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Rod Thorn Named 2018 USA Basketball Steitz Award Winner

  • Date:
    Jul 26, 2018

Rod Thorn, chair of the USA Basketball Men’s Senior National Team Selection Committee from 1992-2000 and a long-time NBA office and team executive, today was named the recipient of the 2018 USA Basketball Edward S. Steitz Award.

The Edward S. Steitz Award recognizes an individual for her or his valuable contributions to international basketball. Thorn will receive his trophy at the USA Basketball Assembly on July 26 in Las Vegas.

The USA Basketball award is named in memory of Edward S. Steitz, a longtime director of athletics at Springfield College who was recognized worldwide as an authority on the rules of basketball. Steitz was an original architect and a past president (1969-74 and 1980-84) of USA Basketball’s predecessors, the Basketball Federation of the USA (BFUSA) and the Amateur Basketball Association of the United States of America (ABAUSA).

“It means a lot,” Thorn said of the award. Thorn currently is semi-retired and still serves as a consultant with the Milwaukee Bucks. “(This is) a very prestigious award from USA Basketball. Ed (Steitz) was probably the biggest rules maker in international history. I knew Ed. I had a lot of respect for him, and I feel very honored to receive this award.”

As chair of the USA Basketball Men’s National Team Selection Committee, Thorn helped to put together the historic Dream Team for the 1992 Olympics, as well as the gold medal winning 1996 and 2000 U.S. Olympic Men’s Basketball Teams and the 1994 FIBA World Cup Team.

He also served as the USA Basketball representative on the FIBA Technical Commission from 1993-2000.

A Naismith Memorial Basketball Hall of Fame class of 2018 inductee, Thorn contributed to basketball both in the United States and internationally, and he owns experience as an athlete, coach and league and team executive.

“USA Basketball is extremely proud to honor Rod with our highest award,” said Jim Tooley, USA Basketball Chief Executive Officer. “His contributions to the sport, especially to USA Basketball and the international game, have been significant and lasting, and we are grateful for his dedication and hard work.”

Thorn was a successful athlete at Princeton High School in his hometown of Princeton, West Virginia, where he was a two-time All-American and a three-time all-state selection, and he averaged more than 30.0 points per game as a senior.

He went on to West Virginia University, where he earned All-American honors playing basketball, and also played three seasons of baseball. He was the second pick by the Baltimore Bullets in the 1963 NBA Draft.

Named to the 1964 NBA All-Rookie Team, Thorn played eight seasons, and he ended his playing career with the Seattle SuperSonics in 1970-71.

After retiring as a player, Thorn became an assistant coach for the Sonics. In 1973, he was hired as an assistant coach with the ABA New York Nets. He was a member of the Nets coaching staff during the 1974 ABA championship season that was led by Julius Erving. In 1975, Thorn became the head coach of the ABA Spirits of St. Louis, but was let go before the season’s end.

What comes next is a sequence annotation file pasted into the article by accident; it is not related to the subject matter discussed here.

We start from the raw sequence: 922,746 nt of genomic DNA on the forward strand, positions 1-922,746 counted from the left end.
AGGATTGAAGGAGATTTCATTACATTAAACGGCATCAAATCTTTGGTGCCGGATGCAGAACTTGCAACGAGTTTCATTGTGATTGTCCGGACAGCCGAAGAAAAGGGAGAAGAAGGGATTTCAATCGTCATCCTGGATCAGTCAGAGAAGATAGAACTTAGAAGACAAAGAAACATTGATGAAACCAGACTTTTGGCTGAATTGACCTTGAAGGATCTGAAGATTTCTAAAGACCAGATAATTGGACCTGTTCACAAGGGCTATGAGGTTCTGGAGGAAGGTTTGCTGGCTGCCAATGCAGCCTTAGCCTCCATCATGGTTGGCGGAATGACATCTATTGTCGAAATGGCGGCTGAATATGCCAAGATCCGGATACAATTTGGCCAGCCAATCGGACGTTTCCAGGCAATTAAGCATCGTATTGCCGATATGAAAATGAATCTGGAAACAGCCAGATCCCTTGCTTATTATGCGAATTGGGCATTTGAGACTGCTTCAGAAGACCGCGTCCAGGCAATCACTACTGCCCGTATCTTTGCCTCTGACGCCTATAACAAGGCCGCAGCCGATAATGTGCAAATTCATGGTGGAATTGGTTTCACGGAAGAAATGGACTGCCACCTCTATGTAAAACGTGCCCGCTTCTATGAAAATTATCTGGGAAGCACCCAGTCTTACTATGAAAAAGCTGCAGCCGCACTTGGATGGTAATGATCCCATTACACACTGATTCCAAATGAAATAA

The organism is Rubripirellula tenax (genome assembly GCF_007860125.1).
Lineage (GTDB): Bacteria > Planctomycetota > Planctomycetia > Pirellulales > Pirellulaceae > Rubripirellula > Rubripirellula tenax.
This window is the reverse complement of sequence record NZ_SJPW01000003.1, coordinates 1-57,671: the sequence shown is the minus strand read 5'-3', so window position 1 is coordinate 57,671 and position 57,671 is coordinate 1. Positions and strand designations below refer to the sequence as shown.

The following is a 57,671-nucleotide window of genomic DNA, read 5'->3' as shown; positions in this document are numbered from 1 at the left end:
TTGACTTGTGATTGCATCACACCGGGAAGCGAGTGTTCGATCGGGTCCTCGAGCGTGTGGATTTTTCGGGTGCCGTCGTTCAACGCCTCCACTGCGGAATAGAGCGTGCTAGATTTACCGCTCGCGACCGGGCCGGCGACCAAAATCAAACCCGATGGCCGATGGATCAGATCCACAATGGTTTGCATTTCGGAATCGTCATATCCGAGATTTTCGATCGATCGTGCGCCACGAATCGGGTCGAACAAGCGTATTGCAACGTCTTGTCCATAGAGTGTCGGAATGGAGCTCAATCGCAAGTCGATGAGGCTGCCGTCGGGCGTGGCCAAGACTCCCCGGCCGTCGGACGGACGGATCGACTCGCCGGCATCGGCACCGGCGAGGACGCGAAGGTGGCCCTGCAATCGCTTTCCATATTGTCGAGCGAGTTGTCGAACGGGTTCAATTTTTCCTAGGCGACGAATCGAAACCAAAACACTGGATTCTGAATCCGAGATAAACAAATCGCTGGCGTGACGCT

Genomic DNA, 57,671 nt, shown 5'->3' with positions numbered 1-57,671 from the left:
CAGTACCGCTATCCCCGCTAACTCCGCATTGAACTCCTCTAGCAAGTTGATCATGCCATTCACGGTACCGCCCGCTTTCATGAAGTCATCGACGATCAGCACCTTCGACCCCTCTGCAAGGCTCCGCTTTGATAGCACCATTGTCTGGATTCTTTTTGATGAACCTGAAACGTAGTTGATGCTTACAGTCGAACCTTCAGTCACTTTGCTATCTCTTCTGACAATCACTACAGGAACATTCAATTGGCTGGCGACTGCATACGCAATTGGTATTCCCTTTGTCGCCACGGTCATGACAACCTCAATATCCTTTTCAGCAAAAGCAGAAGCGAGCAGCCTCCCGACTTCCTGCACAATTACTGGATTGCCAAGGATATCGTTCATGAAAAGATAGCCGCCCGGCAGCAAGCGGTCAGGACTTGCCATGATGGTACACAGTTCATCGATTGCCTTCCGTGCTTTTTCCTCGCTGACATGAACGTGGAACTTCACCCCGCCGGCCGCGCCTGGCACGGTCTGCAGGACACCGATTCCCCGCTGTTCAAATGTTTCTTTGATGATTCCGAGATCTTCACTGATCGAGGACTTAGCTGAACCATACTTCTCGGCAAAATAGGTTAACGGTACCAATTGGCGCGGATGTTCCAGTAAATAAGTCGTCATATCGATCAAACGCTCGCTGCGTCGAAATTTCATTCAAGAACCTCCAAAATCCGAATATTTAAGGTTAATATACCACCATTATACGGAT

Thorn became the general manager of the NBA Chicago Bulls in 1978, where he spent seven years, including serving as an interim head coach for 30 games during the 1981-82 season and helping to draft Michael Jordan in 1984.

He became the NBA’s executive vice president of basketball operations in 1986, a position in which he served until 2000.

On June 2, 2000, he joined the New Jersey Nets, and after helping to advance the team to its first NBA Finals appearance, Thorn was named the 2002 NBA Executive of the Year. He helped the Nets back to the NBA Finals in 2003.

He also was a member of the NBA Rules Committee, which formed in March of 2001.

He left the Nets in 2010 and was hired as the Philadelphia 76ers president on Aug. 11, 2010, and became president and general manager. In 2012, his title returned to president.

On July 10, 2013, Thorn was announced as the NBA president of basketball operations, a position from which he retired in 2015.

In 2015, he also was awarded the Naismith Memorial Basketball Hall of Fame’s John Bunn Award, which annually honors an international or national figure who has contributed greatly to the game of basketball.

Past recipients of the Edward S. Steitz Award include: Val Ackerman (2005-08 USA Basketball president and 1996-2005 WNBA president); Clifford Fagan (1964-1969 BFUSA, 1973-1977 ABAUSA president and Basketball Hall of Fame president); Dave Gavitt (1980 U.S. Olympic Men’s Basketball Team head coach and 1989-1992 USA Basketball president); Russ Granik, (1996-2000 USA Basketball president and NBA deputy commissioner and chief operating officer); Tom Jernstedt (USA Basketball vice president for men, board member, vice president and president between 1976-2004); George Killian (1976-80 ABAUSA president, 1990-98 president of FIBA and 1969-2004 NJCAA executive director); Jenaro “Tuto” Marchand (1993-2006 FIBA Americas secretary general and 1980-1985 FIBA vice president); C.M. Newton (FIBA Central Board member, 1984 U.S. Olympic Men’s Basketball Team assistant coach and 1993-1996 USA Basketball president); Lea Plarski (1980-84 ABAUSA vice president for women and 1990-96 NJCAA president); Borislav Stankovic (1976-2002 secretary general of FIBA); and William Wall (past USA Basketball and ABAUSA executive director from 1974-1992).


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